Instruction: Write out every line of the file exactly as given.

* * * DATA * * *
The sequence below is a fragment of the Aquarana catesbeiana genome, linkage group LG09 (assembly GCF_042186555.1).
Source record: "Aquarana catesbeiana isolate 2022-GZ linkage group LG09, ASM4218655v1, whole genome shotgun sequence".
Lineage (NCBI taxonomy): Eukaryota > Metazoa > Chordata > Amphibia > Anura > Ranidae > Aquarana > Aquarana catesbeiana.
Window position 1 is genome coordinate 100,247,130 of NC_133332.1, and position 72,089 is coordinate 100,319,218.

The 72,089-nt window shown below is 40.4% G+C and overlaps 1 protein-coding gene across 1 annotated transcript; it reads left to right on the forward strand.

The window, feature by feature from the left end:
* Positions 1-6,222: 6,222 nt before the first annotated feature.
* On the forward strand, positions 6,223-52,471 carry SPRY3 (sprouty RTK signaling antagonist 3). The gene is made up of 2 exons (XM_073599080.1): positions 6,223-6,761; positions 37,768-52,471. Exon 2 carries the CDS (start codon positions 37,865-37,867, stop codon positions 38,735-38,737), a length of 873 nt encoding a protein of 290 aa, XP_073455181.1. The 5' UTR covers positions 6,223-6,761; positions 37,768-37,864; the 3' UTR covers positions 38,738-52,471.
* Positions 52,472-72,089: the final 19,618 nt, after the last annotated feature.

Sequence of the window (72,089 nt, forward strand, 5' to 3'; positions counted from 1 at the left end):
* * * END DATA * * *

The sequence below is a fragment of the Aquarana catesbeiana genome, linkage group LG09 (assembly GCF_042186555.1).
Source record: "Aquarana catesbeiana isolate 2022-GZ linkage group LG09, ASM4218655v1, whole genome shotgun sequence".
Lineage (NCBI taxonomy): Eukaryota > Metazoa > Chordata > Amphibia > Anura > Ranidae > Aquarana > Aquarana catesbeiana.
Window position 1 is genome coordinate 100,247,130 of NC_133332.1, and position 72,089 is coordinate 100,319,218.

The 72,089-nt window shown below is 40.4% G+C and overlaps 1 protein-coding gene across 1 annotated transcript; it reads left to right on the forward strand.

The window, feature by feature from the left end:
* Positions 1-6,222: 6,222 nt before the first annotated feature.
* On the forward strand, positions 6,223-52,471 carry SPRY3 (sprouty RTK signaling antagonist 3). The gene is made up of 2 exons (XM_073599080.1): positions 6,223-6,761; positions 37,768-52,471. Exon 2 carries the CDS (start codon positions 37,865-37,867, stop codon positions 38,735-38,737), a length of 873 nt encoding a protein of 290 aa, XP_073455181.1. The 5' UTR covers positions 6,223-6,761; positions 37,768-37,864; the 3' UTR covers positions 38,738-52,471.
* Positions 52,472-72,089: the final 19,618 nt, after the last annotated feature.

Sequence of the window (72,089 nt, forward strand, 5' to 3'; positions counted from 1 at the left end):